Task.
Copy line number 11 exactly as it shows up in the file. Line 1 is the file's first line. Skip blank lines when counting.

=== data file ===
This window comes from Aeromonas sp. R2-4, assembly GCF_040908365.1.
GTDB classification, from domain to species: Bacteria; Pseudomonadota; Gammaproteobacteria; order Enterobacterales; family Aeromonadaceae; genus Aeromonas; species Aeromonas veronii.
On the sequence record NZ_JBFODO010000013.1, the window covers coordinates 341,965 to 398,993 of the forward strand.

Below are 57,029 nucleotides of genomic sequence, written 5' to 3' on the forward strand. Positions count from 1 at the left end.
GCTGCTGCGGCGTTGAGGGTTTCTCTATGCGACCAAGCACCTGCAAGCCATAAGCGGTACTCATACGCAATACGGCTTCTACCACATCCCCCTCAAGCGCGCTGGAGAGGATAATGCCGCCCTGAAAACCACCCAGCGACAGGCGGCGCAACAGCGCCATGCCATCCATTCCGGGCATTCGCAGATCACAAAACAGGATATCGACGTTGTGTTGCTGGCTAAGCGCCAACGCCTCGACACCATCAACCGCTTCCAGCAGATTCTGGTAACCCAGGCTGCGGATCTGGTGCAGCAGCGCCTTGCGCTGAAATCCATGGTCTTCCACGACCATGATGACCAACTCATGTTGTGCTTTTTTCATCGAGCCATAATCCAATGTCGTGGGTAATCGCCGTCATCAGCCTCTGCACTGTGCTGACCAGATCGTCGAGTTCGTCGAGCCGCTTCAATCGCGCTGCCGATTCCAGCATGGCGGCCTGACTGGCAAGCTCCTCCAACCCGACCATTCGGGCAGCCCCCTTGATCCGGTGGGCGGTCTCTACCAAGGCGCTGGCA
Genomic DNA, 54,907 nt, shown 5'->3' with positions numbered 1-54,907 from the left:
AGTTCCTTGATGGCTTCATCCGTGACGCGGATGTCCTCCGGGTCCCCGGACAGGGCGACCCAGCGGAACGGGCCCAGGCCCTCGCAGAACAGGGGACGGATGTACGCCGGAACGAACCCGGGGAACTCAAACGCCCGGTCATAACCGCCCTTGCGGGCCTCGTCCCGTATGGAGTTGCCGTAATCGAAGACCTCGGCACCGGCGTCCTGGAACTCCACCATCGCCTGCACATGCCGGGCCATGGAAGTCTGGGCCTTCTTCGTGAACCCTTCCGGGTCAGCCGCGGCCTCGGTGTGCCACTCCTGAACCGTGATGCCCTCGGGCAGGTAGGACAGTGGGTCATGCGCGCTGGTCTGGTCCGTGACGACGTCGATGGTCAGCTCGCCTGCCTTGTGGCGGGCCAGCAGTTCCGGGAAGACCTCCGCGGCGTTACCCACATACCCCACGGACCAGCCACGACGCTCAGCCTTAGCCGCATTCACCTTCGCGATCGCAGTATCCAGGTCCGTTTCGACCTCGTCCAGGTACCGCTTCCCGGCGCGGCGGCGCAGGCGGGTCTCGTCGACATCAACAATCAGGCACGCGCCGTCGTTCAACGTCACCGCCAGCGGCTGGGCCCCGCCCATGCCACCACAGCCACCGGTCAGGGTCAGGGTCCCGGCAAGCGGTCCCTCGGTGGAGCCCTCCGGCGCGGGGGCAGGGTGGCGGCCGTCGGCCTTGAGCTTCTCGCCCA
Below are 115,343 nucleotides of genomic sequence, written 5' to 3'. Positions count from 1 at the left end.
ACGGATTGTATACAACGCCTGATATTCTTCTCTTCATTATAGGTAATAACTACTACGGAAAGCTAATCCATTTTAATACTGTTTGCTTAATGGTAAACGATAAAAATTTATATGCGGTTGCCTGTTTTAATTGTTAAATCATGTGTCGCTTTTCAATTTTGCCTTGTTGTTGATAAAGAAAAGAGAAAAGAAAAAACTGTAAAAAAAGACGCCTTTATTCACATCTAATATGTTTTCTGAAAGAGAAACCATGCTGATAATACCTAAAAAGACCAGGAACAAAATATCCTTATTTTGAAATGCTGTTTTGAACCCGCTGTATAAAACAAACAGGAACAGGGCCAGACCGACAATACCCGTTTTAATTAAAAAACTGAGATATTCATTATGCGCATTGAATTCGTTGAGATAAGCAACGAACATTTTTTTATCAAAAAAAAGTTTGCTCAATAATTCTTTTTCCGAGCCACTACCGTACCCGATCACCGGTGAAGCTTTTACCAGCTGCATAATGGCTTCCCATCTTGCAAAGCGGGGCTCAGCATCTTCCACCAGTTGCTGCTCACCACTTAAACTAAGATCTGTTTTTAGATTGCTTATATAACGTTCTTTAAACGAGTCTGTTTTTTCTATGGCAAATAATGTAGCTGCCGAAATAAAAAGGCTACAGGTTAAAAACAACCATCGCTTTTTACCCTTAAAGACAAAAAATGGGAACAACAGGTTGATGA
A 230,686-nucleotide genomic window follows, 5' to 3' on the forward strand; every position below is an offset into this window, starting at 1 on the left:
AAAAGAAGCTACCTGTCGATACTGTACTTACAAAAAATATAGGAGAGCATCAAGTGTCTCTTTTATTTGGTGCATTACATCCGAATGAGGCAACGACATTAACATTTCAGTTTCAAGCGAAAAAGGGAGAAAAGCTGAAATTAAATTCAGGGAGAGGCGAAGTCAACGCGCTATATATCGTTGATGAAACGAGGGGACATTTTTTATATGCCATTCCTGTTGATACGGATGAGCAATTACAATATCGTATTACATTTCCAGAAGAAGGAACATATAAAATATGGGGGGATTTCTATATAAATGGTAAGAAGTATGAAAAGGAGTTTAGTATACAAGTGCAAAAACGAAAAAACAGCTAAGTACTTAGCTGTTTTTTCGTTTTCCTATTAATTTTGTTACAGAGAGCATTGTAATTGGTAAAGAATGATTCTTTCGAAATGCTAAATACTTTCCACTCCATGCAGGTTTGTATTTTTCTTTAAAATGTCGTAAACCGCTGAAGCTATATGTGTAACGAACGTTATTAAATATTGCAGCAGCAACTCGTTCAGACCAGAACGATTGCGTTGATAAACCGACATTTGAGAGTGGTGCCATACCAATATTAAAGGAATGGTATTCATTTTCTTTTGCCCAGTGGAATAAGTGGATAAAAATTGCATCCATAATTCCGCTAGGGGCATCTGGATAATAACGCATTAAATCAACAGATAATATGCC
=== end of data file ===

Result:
AAAAGAAGCTACCTGTCGATACTGTACTTACAAAAAATATAGGAGAGCATCAAGTGTCTCTTTTATTTGGTGCATTACATCCGAATGAGGCAACGACATTAACATTTCAGTTTCAAGCGAAAAAGGGAGAAAAGCTGAAATTAAATTCAGGGAGAGGCGAAGTCAACGCGCTATATATCGTTGATGAAACGAGGGGACATTTTTTATATGCCATTCCTGTTGATACGGATGAGCAATTACAATATCGTATTACATTTCCAGAAGAAGGAACATATAAAATATGGGGGGATTTCTATATAAATGGTAAGAAGTATGAAAAGGAGTTTAGTATACAAGTGCAAAAACGAAAAAACAGCTAAGTACTTAGCTGTTTTTTCGTTTTCCTATTAATTTTGTTACAGAGAGCATTGTAATTGGTAAAGAATGATTCTTTCGAAATGCTAAATACTTTCCACTCCATGCAGGTTTGTATTTTTCTTTAAAATGTCGTAAACCGCTGAAGCTATATGTGTAACGAACGTTATTAAATATTGCAGCAGCAACTCGTTCAGACCAGAACGATTGCGTTGATAAACCGACATTTGAGAGTGGTGCCATACCAATATTAAAGGAATGGTATTCATTTTCTTTTGCCCAGTGGAATAAGTGGATAAAAATTGCATCCATAATTCCGCTAGGGGCATCTGGATAATAACGCATTAAATCAACAGATAATATGCC